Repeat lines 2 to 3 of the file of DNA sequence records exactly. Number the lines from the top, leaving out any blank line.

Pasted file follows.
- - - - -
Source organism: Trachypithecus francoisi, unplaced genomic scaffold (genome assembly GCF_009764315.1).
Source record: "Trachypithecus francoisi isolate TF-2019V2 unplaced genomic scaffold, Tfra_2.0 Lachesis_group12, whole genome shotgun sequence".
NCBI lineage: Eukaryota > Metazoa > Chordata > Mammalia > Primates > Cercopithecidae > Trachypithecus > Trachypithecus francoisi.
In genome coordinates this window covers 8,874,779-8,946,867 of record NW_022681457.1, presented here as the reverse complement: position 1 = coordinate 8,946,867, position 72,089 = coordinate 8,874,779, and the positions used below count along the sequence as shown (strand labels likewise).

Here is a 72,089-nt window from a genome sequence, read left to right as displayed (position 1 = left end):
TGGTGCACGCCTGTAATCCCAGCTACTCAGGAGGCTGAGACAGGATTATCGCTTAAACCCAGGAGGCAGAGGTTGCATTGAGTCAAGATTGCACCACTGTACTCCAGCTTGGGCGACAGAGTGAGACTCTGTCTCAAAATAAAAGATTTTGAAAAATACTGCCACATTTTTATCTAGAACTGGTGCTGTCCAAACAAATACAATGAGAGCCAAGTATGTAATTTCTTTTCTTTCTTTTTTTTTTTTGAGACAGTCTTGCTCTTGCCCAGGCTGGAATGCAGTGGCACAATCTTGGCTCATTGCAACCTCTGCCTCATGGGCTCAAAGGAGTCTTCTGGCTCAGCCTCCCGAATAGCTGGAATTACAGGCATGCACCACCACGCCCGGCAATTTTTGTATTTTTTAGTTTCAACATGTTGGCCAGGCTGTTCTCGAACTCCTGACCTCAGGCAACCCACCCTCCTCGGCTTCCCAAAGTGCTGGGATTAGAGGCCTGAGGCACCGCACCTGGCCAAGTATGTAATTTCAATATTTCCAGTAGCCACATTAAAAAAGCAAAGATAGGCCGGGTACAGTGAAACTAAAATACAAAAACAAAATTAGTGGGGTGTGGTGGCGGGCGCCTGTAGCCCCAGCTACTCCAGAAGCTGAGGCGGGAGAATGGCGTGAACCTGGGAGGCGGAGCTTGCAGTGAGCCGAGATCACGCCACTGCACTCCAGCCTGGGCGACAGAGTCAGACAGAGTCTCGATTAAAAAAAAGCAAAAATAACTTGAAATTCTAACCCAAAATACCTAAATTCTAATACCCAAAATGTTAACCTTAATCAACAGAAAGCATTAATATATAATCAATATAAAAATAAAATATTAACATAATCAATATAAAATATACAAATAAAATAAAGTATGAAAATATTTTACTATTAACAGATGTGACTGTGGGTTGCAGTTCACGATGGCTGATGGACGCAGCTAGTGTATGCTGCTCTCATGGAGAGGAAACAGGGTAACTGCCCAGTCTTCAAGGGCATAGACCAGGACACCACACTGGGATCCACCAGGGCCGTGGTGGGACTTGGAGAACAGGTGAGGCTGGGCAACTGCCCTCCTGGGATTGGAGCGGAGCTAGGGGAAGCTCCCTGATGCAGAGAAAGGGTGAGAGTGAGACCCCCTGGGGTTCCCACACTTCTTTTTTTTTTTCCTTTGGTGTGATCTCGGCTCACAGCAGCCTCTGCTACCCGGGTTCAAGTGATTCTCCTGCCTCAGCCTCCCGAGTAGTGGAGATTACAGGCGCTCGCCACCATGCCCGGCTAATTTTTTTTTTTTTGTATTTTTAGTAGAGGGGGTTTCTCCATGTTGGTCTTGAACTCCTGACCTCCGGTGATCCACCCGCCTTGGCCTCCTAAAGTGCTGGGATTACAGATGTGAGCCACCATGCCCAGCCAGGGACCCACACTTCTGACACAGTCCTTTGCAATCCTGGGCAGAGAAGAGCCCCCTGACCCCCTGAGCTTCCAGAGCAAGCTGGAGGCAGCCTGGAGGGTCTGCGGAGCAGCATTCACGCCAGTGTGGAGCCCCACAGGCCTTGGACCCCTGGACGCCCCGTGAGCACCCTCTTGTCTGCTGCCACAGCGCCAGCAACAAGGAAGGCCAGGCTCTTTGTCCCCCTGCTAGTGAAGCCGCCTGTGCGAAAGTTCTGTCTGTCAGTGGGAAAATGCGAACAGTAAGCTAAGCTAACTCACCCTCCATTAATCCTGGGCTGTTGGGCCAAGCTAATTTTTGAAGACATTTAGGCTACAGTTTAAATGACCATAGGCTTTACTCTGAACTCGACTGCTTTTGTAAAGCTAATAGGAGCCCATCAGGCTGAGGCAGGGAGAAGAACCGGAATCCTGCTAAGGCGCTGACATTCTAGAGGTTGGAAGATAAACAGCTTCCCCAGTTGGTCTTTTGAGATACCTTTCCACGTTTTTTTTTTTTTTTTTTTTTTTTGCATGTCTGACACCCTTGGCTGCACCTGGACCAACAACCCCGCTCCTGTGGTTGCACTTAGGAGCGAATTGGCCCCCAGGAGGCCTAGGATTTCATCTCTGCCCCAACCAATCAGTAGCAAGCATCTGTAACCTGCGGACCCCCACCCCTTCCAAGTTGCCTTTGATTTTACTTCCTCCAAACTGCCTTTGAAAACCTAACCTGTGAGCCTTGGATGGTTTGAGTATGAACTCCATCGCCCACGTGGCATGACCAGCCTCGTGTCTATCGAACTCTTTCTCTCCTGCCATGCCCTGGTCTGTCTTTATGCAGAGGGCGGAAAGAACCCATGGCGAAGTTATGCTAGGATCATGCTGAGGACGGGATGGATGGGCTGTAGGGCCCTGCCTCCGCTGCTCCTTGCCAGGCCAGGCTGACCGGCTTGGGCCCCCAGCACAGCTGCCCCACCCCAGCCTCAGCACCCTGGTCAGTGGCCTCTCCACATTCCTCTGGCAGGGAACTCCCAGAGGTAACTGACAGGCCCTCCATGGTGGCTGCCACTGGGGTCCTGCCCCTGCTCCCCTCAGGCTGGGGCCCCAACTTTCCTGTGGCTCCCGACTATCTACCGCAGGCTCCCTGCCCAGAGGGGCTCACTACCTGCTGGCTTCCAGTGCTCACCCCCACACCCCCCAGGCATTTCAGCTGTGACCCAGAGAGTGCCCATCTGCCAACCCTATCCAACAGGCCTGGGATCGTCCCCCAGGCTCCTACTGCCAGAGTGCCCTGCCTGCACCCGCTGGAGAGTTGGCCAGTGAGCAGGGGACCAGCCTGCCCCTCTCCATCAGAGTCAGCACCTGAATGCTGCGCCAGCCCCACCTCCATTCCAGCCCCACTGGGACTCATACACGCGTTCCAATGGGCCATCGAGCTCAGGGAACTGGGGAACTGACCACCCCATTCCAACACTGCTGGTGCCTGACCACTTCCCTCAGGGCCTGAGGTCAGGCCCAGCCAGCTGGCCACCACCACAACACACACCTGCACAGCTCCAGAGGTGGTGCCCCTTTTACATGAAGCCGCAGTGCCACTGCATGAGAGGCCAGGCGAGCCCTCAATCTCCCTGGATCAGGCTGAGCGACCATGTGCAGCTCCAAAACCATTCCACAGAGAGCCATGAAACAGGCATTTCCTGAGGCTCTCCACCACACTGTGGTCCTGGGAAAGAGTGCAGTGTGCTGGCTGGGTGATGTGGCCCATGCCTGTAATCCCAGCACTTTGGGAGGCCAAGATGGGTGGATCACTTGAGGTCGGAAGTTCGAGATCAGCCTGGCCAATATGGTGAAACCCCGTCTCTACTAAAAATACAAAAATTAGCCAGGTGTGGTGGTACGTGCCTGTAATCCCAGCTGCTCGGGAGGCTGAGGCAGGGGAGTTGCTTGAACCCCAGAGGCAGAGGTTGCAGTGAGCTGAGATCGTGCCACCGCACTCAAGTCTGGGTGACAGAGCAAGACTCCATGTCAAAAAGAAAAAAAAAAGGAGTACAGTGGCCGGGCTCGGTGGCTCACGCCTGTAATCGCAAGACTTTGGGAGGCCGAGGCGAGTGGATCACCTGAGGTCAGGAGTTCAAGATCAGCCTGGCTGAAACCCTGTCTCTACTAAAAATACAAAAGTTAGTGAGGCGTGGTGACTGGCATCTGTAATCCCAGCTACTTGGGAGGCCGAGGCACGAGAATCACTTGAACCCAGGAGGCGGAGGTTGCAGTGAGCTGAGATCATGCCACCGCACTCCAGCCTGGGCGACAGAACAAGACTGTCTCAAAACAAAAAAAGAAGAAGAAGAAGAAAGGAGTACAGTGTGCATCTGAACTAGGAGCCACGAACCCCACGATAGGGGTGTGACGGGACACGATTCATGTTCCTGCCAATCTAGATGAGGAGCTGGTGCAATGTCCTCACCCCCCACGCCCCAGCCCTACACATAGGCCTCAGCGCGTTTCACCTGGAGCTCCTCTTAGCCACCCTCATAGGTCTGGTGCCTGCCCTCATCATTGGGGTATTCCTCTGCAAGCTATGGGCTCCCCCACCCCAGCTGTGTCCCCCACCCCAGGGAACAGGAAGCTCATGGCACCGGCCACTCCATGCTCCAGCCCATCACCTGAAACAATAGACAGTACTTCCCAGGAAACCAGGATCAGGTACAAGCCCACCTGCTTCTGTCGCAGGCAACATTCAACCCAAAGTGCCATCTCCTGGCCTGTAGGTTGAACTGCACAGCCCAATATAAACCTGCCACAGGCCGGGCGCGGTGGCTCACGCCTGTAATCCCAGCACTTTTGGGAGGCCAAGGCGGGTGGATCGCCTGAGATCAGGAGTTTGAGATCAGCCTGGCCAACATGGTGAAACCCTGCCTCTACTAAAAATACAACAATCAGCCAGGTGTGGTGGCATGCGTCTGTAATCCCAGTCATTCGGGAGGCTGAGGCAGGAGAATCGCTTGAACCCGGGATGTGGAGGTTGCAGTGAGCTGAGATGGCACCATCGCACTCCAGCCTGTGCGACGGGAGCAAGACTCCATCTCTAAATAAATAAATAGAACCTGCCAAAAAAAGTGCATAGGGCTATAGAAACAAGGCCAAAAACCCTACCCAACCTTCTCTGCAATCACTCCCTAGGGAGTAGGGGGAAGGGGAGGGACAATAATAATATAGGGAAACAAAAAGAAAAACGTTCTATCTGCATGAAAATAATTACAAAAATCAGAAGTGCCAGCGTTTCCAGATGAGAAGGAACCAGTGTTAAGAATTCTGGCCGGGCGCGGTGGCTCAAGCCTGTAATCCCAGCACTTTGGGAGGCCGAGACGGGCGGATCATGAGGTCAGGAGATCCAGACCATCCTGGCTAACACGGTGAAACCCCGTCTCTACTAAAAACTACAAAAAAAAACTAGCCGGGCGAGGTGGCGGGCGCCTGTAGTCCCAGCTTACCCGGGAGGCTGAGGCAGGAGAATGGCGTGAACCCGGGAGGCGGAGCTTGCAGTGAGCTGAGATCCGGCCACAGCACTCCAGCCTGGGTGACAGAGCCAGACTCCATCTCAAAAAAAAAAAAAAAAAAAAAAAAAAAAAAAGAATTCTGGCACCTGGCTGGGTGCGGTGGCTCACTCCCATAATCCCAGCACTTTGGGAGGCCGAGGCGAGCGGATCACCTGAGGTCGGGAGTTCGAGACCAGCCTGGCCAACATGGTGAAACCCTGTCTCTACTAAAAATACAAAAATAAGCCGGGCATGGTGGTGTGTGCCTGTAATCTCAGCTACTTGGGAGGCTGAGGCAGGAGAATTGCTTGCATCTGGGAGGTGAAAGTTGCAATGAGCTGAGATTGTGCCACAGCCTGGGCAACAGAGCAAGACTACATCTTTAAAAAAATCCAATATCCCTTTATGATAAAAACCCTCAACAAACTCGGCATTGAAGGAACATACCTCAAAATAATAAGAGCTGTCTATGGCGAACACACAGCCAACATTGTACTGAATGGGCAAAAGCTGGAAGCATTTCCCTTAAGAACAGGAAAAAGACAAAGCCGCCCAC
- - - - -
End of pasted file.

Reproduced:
Source record: "Trachypithecus francoisi isolate TF-2019V2 unplaced genomic scaffold, Tfra_2.0 Lachesis_group12, whole genome shotgun sequence".
NCBI lineage: Eukaryota > Metazoa > Chordata > Mammalia > Primates > Cercopithecidae > Trachypithecus > Trachypithecus francoisi.